Vox Machinae is all about giant robots battling each other in a multiplayer firefight. The slow paced machines have an assortment of weaponry to destroy opposing enemies, with machine guns, rocket launches, laser and more. If players manage to get close enough they can engage in melee combat, and should the worst happen and the mech is close to destruction then players can eject themselves into the sky. Whether they get another mech is a question that is yet to be answered.

Expect to hear further details from Oculus Connect 3 as the event gets underway, and keep reading VRFocus for all the latest updates for Q-Games’ Vox Machinae.

See Mechs Tear Each Apart in the Latest Vox Machinae Gameplay Footage

When we said that Vox Machinae has been flying flying lowest under the radar, we weren’t joking, but now after six months there have been a few more bits to be seen from this title.

Space Bullet Corp, developers of Vox Machinae, has been posting a series of gameplay moments from spectator mode. This includes mostly massive robots getting shot at and obliterated – and the art is still as impressive as it was at the beginning of the year.

vox machinae screen

The first video shows the absolute carnage that each of the mech can sustain during gameplay from the use of weapons, whereas another shows explosions and defeat as a result of physical impact and collision. It also seems that players will be able to eject from the robots when they are about to die. The latest video shows a robot being taken down by an army of varied enemies.

Vox Machinae is described as a “modern take on mech combat simulators of olden days”, where the player is one of the few certified pilots left after the Earth’s resources had been depleted you fight to survive in one of the few jobs that are left. Players can pilot robots, navigate hostile planets, customise armour, punch with giant robot fists, and experience immersive physics.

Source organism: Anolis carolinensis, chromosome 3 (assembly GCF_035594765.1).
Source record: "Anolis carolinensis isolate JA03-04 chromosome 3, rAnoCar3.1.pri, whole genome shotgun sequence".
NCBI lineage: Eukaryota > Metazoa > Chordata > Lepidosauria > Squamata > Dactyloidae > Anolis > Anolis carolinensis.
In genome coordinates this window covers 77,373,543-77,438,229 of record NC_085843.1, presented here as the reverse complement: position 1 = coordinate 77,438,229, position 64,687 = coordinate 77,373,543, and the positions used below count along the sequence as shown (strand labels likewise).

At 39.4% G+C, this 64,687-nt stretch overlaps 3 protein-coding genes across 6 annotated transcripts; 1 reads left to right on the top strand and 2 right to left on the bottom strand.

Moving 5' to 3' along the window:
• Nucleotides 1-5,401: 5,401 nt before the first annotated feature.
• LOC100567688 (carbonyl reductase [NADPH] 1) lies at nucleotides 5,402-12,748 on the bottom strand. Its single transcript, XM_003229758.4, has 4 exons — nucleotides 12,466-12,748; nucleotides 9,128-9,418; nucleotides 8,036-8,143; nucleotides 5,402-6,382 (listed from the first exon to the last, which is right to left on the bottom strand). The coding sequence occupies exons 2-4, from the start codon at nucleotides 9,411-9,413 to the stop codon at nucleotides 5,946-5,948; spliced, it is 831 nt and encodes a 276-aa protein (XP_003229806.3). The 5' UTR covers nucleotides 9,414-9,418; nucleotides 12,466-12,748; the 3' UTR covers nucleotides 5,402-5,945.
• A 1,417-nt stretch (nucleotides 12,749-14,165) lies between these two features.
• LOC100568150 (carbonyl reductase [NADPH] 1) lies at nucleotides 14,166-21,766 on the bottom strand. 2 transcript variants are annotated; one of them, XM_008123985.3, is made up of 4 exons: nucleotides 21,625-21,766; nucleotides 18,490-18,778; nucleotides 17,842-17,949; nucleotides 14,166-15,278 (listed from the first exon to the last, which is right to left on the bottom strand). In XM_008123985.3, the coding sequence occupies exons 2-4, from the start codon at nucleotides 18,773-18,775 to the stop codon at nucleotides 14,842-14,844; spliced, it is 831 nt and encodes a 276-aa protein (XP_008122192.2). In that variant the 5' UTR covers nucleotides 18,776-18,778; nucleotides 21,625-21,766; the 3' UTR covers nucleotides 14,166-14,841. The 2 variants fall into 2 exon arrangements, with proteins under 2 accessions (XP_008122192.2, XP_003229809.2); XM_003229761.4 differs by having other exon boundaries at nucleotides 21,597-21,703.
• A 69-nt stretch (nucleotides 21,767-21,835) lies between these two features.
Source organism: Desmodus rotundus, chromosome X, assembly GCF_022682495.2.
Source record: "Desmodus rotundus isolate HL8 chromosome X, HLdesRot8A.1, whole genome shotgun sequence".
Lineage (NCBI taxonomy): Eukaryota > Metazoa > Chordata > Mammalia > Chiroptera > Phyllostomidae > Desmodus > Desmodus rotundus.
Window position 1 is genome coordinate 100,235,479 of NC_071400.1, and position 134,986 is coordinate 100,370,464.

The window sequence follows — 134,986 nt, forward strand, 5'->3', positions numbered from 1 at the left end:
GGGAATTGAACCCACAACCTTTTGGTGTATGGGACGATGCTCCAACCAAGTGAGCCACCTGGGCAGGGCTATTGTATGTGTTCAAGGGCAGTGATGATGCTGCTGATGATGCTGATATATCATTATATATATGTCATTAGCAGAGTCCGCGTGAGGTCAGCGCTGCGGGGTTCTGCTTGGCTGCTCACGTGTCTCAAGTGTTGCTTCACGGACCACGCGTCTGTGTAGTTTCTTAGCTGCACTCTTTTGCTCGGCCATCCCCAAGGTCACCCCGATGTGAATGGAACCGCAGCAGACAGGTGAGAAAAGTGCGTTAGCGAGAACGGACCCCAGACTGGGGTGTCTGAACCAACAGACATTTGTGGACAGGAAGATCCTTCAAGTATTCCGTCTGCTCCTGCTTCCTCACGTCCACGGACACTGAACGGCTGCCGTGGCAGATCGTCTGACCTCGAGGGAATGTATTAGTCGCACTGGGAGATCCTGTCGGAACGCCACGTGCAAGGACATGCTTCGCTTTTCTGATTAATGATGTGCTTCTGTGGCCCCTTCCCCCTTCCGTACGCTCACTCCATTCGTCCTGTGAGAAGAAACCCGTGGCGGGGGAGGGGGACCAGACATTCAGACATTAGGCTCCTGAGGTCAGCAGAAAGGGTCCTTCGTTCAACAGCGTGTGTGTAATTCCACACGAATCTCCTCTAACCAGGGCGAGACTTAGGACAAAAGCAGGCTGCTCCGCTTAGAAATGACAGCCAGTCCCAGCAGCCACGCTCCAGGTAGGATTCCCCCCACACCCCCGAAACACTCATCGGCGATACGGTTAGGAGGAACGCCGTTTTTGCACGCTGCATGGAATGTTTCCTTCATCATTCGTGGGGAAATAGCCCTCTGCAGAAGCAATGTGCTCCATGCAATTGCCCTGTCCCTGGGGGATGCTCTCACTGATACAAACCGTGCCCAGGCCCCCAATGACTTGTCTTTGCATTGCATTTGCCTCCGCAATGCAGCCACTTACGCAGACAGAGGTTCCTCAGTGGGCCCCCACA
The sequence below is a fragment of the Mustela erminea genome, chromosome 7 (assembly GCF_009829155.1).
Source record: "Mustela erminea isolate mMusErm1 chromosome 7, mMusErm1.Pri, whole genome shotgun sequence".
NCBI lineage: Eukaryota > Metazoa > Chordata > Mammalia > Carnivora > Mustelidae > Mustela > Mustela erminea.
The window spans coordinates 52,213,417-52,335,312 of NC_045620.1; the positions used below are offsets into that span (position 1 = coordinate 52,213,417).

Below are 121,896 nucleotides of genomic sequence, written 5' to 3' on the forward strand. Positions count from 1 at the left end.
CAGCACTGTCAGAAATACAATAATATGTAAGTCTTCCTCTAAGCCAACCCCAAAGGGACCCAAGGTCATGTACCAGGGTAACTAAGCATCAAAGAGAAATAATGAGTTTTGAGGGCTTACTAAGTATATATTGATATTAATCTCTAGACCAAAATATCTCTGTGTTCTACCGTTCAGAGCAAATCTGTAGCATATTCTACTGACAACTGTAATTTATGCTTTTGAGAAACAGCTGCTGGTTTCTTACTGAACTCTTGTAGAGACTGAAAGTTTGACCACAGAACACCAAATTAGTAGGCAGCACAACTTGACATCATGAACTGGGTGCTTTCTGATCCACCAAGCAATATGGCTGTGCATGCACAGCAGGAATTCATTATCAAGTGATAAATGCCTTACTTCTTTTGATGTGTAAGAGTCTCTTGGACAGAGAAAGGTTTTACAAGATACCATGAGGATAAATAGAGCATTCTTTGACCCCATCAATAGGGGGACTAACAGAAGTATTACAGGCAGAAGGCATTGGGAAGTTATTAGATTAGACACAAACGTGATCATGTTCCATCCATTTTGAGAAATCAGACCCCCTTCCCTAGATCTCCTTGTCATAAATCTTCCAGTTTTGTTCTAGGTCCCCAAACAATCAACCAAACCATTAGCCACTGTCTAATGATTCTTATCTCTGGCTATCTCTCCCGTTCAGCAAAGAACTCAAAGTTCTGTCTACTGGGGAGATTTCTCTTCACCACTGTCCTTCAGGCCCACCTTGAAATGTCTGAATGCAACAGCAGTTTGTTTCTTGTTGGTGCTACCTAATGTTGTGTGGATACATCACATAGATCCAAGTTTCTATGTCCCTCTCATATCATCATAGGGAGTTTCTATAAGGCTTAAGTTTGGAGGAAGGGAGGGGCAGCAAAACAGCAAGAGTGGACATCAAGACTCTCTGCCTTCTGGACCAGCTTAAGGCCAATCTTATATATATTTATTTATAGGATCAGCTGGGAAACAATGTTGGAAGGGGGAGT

This is just something new to be added to the previously officially released gameplay trailer, but there still hasn’t been a date set for the release of Vox Machinae. There is, however, a small hint in the description of the gameplay trailer from earlier this year where they claimed they are committing to a 2016 release, and there are still plenty more months to hear more about the title. Either way, the gameplay and design looks pretty great.

The title will be available on the Oculus Rift when released as it has been previewed on the head-mounted display (HMD), but it is officially classified as a PC platform, so it could perhaps open up for HTC Vive compatibility, but this has not been confirmed.

Until then, VRFocus will continue to keep up with the developments of Vox Machinae, as well as all the latest news, updates, and features in the world of VR.